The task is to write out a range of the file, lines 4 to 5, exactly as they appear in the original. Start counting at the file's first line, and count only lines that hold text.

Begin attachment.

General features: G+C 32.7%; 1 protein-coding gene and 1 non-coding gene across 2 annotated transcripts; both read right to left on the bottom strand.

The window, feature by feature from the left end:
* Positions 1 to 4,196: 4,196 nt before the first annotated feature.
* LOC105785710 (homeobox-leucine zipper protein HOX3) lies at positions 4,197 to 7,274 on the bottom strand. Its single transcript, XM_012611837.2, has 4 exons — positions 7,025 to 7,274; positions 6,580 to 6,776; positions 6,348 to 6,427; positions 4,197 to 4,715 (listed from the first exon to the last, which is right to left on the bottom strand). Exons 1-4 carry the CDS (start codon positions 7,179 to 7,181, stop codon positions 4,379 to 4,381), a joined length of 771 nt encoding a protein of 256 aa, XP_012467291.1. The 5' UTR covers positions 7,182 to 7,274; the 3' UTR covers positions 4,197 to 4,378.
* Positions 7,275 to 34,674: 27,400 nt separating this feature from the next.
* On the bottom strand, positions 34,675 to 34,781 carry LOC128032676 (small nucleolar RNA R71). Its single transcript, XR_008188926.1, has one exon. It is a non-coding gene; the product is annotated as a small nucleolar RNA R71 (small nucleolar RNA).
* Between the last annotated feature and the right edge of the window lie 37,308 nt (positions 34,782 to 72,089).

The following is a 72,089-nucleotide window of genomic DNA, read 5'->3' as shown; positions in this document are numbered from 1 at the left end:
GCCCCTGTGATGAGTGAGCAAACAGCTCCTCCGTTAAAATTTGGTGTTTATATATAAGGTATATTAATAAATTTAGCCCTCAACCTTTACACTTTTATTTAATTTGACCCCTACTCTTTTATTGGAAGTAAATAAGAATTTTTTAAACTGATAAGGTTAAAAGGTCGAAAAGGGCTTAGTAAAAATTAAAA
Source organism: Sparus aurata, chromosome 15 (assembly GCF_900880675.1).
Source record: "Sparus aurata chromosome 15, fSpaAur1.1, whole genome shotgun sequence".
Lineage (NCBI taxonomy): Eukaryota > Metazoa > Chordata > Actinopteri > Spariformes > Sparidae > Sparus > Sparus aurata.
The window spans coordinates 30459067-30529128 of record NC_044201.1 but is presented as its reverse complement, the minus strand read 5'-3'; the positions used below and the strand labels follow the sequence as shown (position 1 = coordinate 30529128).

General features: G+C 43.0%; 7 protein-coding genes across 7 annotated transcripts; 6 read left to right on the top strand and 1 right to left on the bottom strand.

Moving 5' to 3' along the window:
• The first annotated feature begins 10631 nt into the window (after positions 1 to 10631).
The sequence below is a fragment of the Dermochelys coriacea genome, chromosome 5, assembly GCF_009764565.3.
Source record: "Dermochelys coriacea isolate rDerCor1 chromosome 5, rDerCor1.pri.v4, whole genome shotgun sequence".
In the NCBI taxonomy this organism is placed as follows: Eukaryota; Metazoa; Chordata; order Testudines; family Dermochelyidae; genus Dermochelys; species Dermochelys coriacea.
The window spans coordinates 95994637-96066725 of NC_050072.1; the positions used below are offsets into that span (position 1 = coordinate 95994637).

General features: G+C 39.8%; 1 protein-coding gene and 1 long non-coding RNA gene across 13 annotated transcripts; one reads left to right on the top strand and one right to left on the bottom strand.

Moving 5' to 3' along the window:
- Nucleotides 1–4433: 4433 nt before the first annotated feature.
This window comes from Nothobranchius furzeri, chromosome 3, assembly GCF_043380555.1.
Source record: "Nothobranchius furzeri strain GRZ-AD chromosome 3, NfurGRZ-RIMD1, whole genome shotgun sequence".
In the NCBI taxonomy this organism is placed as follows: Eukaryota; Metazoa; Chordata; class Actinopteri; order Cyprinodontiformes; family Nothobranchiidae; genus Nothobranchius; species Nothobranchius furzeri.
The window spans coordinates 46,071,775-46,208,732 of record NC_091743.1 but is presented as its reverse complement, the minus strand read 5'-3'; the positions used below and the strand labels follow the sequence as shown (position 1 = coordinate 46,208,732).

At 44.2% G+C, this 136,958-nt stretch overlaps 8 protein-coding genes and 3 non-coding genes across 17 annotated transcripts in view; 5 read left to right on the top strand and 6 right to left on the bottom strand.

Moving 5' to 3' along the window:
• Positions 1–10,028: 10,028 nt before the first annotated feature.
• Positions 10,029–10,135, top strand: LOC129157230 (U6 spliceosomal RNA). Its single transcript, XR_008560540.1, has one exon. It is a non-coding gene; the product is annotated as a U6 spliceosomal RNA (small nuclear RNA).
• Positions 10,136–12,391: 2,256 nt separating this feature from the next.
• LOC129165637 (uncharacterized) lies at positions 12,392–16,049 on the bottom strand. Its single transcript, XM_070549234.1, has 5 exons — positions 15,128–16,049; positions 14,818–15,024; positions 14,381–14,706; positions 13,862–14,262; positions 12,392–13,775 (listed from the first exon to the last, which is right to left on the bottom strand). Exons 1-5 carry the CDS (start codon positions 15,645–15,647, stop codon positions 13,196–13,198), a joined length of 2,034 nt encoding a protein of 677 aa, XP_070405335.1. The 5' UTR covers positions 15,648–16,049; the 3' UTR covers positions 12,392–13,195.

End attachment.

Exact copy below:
* LOC105785710 (homeobox-leucine zipper protein HOX3) lies at positions 4,197 to 7,274 on the bottom strand. Its single transcript, XM_012611837.2, has 4 exons — positions 7,025 to 7,274; positions 6,580 to 6,776; positions 6,348 to 6,427; positions 4,197 to 4,715 (listed from the first exon to the last, which is right to left on the bottom strand). Exons 1-4 carry the CDS (start codon positions 7,179 to 7,181, stop codon positions 4,379 to 4,381), a joined length of 771 nt encoding a protein of 256 aa, XP_012467291.1. The 5' UTR covers positions 7,182 to 7,274; the 3' UTR covers positions 4,197 to 4,378.
* Positions 7,275 to 34,674: 27,400 nt separating this feature from the next.